Update (July 2nd 4 pm JU)
We are just following a thread on a public discussion group
that indicates that the Windows configuration patch released
today may not be sufficient. More later.
Update (July 2nd 10 am, JU)
Microsoft may release a patch/configuration change for the recent
Internet Explorer update. Please check Microsoft Update. This
fix is already available via the Microsoft Download Center.
Update: brief .org outage
Several sources reported an outage of the .org name servers earlier
this evening (around 9pm EST, 1am UTC). The issue appears to be
resolved now. No further information is available at this time.
There have been many questions coming in about Browser Helper Objects.
Firstly, we would like to reiterate that BHO?s are not all necessarily bad. ?BHOs are a valid and useful feature to allow third party software to extend the browser. In cases we have observed, the problem is not the fact that the browser provides for BHOs, but the fact that it was possible to download and install the BHO without the users knowledge. Actual bugs in MSIE can be used to download and install the BHOs without user consent.? (Johannes Ullrich)
Q: Are BHO?s detectable by AV scanners?
A: ?Browser Helper Objects can be detected by AV scanners, if the AV scanner's signature file includes a signature for the particular BHO. Given that some of these BHO's are distributed to only a small group of victims, it is possible that your particular AV software will not detect it. A better choice is to periodically review your BHOs using the BHO-Daemon tool (available at http://www.definitivesolutions.com. ) Windows XP SP2, which should be released soon, will include such a tool.? (JH) Also The BHO investigated in Tom Liston's recent report was given to AV vendors prior to the report's release. Currently it is being called "Trojan.Spy.Small.AA", "PWS.Banker.C.Trojan", "PWS-WebMoney.gen", and "bankhook.a".
Q: Is IE the only browser at risk?
A: ?While 'BHO' is a concept unique to IE, other browsers provide similar mechanisms to allow third party software to be integrated into the browser. At this point, we have only observed BHO's written specifically for MSIE.? (JH)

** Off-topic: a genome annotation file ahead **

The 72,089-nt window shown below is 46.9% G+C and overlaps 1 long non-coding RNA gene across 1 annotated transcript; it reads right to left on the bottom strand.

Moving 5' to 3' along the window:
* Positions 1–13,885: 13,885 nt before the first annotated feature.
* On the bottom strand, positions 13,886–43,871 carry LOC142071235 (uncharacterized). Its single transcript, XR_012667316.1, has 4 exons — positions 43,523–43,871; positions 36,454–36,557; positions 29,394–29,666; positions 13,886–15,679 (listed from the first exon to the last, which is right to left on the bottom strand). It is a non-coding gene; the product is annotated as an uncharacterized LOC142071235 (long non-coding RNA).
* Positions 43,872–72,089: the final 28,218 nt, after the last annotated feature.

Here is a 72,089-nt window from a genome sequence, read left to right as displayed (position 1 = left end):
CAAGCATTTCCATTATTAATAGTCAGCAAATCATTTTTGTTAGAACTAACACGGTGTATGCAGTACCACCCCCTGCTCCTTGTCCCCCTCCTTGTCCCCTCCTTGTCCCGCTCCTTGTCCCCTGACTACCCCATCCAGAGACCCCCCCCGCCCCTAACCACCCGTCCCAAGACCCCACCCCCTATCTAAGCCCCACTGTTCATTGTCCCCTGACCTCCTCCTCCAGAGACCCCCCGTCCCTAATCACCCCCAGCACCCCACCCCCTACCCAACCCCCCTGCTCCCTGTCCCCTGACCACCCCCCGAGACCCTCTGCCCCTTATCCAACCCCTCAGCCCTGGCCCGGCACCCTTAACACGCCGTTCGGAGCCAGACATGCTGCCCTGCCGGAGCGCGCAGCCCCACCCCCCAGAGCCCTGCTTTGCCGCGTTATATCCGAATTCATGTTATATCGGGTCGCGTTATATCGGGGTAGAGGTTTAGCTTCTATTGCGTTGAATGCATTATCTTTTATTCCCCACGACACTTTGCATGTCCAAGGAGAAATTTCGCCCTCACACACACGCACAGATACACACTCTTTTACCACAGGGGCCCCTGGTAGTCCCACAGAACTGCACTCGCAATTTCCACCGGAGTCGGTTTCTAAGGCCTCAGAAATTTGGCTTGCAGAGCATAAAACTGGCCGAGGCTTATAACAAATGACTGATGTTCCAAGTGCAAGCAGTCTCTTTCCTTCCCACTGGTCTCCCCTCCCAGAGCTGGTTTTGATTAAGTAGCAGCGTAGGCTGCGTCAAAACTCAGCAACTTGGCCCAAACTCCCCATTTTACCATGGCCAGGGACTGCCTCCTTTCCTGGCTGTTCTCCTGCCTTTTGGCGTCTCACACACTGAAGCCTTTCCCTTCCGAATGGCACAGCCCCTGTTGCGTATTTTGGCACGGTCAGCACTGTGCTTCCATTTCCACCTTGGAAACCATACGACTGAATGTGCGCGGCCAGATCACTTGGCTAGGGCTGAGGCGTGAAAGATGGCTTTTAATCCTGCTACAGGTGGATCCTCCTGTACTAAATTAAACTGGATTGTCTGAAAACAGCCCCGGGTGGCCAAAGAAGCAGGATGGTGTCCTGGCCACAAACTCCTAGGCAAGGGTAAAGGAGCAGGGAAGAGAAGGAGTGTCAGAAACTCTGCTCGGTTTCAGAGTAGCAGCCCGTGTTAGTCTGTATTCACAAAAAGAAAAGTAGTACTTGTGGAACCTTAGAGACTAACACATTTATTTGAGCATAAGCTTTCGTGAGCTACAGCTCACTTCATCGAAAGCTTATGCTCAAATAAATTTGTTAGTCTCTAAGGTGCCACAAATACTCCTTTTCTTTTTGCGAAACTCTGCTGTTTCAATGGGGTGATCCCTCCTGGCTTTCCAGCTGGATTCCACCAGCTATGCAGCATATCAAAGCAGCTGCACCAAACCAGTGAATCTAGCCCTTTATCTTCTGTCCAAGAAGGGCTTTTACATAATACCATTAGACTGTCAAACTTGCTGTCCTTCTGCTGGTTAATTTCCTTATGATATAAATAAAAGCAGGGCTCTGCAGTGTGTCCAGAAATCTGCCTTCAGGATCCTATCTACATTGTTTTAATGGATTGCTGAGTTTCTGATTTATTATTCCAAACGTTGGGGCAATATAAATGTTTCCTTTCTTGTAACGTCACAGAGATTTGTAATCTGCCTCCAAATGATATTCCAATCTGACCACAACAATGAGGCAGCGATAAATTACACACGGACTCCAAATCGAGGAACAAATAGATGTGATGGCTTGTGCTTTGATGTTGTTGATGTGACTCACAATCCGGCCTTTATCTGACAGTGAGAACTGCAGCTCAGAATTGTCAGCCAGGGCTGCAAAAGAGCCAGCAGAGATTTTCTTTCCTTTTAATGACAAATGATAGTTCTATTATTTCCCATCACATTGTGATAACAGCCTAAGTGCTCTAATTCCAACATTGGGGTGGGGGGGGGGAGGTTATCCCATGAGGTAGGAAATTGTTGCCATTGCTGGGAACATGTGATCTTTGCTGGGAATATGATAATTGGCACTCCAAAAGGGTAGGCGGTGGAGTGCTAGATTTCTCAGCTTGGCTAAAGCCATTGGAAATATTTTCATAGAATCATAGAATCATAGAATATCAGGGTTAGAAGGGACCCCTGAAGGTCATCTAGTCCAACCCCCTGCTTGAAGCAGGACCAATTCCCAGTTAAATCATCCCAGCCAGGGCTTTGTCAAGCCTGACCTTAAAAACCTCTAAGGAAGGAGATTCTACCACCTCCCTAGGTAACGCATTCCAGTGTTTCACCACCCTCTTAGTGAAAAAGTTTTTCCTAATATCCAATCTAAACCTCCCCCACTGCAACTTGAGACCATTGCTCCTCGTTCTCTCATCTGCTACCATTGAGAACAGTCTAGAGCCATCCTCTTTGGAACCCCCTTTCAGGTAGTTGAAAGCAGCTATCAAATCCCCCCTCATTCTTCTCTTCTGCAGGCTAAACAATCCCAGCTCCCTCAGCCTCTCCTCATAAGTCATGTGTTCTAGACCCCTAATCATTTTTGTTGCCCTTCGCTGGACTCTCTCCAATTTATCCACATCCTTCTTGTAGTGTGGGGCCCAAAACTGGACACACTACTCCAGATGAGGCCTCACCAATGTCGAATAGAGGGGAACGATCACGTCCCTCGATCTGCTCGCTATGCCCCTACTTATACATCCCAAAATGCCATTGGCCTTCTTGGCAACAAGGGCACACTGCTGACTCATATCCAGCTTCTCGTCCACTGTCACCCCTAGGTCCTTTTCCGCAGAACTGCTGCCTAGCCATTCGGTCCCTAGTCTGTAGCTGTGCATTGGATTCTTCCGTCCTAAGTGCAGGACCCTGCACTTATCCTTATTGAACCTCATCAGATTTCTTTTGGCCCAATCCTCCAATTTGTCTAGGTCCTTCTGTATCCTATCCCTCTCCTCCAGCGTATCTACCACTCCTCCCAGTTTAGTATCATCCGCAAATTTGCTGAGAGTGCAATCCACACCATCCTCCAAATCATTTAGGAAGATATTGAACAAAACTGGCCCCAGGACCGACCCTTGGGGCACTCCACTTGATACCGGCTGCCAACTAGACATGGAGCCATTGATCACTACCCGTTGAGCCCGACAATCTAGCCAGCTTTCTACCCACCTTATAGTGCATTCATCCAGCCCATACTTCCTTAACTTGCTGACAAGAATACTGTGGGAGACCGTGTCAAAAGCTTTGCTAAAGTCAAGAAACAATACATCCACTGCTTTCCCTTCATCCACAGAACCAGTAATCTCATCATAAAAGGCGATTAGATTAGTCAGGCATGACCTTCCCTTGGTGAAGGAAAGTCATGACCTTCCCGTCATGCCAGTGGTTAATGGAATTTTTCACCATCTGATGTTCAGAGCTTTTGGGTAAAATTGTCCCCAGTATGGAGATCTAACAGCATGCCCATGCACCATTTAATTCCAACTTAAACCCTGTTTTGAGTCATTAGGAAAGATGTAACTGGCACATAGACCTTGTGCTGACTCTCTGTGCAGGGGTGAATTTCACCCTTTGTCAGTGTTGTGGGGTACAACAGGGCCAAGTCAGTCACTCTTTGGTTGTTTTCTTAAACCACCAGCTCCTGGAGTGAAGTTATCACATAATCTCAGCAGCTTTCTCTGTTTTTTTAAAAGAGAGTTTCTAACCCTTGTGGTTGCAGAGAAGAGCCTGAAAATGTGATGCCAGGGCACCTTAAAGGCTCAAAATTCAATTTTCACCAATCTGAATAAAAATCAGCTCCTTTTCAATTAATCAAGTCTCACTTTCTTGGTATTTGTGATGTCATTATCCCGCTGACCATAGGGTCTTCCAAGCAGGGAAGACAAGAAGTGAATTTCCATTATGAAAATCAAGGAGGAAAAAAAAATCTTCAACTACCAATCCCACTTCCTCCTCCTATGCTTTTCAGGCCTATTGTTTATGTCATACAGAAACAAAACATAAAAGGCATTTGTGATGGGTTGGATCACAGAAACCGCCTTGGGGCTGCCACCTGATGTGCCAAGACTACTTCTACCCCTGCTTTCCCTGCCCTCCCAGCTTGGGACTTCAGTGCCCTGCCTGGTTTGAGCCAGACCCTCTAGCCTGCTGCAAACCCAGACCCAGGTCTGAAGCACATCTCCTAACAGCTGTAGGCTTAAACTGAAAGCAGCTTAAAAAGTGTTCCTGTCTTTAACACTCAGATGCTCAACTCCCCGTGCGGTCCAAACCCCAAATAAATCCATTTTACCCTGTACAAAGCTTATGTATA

?Mozilla based variants have "extensions", and all other browsers have a means to extend their functionality.
The issue under IE is that BHOs can be silently installed and there is no good way within IE to see what BHOs are on your machine.? (Tom Liston)
Q: Is XP the only target?
A: Reports indicate that XP is the only target of the recent example, but BHO?s are supported on earlier versions of windows (see Donald Smith?s RegEdits below.)
Handler Donald Smith has provided some handy registry locations:
On win98 there is a registration key for BHOs
On Windows XP is a key that can be used to disable them:
Dshield.org is now tracking a number known as ?Survival Time.? It is the computed ?average time between firewall hits as reported by [their] submitters, for an average target.? There was some debate on the handlers list on if this calculated time was too short. I set up a little experiment with a sensor on a cable modem provider and found after 15 minutes mydoom and bagel had probed the IP, and sasser had hit at 20 minutes.
The sensor also picked up quite a few probes to TCP/113 the auth/ident service port. There is a rise in scanning sources reported on Dshield, and a few reports have come in to the handler?s list. I was able to capture the traffic and it was in the form of ?1026 , 25.? Where the first number was a 4-digit number while the 25 was fixed. A quick read of RFC1413 indicates that these are ident requests from a server in response to a connection from my sensor?s IP (source port being the 4-digit number) to their port 25 (SMTP.) Since my sensor didn?t send out any connections, it appears that these SMTP connections are spoofed.
Jul 2nd 2004
1 decade ago